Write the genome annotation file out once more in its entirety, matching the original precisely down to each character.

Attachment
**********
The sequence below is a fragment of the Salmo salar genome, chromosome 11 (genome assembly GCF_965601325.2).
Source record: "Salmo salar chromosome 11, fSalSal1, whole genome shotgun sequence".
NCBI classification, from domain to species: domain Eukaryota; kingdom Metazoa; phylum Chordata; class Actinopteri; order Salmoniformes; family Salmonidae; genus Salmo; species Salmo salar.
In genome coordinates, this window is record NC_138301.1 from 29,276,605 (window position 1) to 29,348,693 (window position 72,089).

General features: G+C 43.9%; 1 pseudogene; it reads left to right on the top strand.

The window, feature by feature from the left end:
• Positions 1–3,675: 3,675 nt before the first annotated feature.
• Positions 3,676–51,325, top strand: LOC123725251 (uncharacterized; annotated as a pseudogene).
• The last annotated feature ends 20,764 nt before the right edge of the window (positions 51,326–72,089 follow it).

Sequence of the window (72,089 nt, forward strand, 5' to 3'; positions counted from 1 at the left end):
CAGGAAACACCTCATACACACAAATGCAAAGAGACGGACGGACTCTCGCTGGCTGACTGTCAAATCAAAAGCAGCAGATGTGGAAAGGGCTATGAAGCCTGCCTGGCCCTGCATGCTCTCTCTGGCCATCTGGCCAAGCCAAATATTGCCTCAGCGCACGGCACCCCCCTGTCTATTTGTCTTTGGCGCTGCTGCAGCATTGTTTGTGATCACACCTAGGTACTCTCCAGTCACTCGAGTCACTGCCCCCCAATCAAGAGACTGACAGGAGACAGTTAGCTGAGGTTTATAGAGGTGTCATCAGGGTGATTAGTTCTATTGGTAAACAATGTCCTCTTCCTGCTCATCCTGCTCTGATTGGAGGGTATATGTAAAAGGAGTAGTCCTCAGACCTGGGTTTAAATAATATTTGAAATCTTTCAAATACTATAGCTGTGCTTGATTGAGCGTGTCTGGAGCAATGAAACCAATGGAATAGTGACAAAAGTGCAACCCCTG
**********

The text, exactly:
The sequence below is a fragment of the Salmo salar genome, chromosome 11 (genome assembly GCF_965601325.2).
Source record: "Salmo salar chromosome 11, fSalSal1, whole genome shotgun sequence".
NCBI classification, from domain to species: domain Eukaryota; kingdom Metazoa; phylum Chordata; class Actinopteri; order Salmoniformes; family Salmonidae; genus Salmo; species Salmo salar.
In genome coordinates, this window is record NC_138301.1 from 29,276,605 (window position 1) to 29,348,693 (window position 72,089).

General features: G+C 43.9%; 1 pseudogene; it reads left to right on the top strand.

The window, feature by feature from the left end:
• Positions 1–3,675: 3,675 nt before the first annotated feature.
• Positions 3,676–51,325, top strand: LOC123725251 (uncharacterized; annotated as a pseudogene).
• The last annotated feature ends 20,764 nt before the right edge of the window (positions 51,326–72,089 follow it).

Sequence of the window (72,089 nt, forward strand, 5' to 3'; positions counted from 1 at the left end):
CAGGAAACACCTCATACACACAAATGCAAAGAGACGGACGGACTCTCGCTGGCTGACTGTCAAATCAAAAGCAGCAGATGTGGAAAGGGCTATGAAGCCTGCCTGGCCCTGCATGCTCTCTCTGGCCATCTGGCCAAGCCAAATATTGCCTCAGCGCACGGCACCCCCCTGTCTATTTGTCTTTGGCGCTGCTGCAGCATTGTTTGTGATCACACCTAGGTACTCTCCAGTCACTCGAGTCACTGCCCCCCAATCAAGAGACTGACAGGAGACAGTTAGCTGAGGTTTATAGAGGTGTCATCAGGGTGATTAGTTCTATTGGTAAACAATGTCCTCTTCCTGCTCATCCTGCTCTGATTGGAGGGTATATGTAAAAGGAGTAGTCCTCAGACCTGGGTTTAAATAATATTTGAAATCTTTCAAATACTATAGCTGTGCTTGATTGAGCGTGTCTGGAGCAATGAAACCAATGGAATAGTGACAAAAGTGCAACCCCTG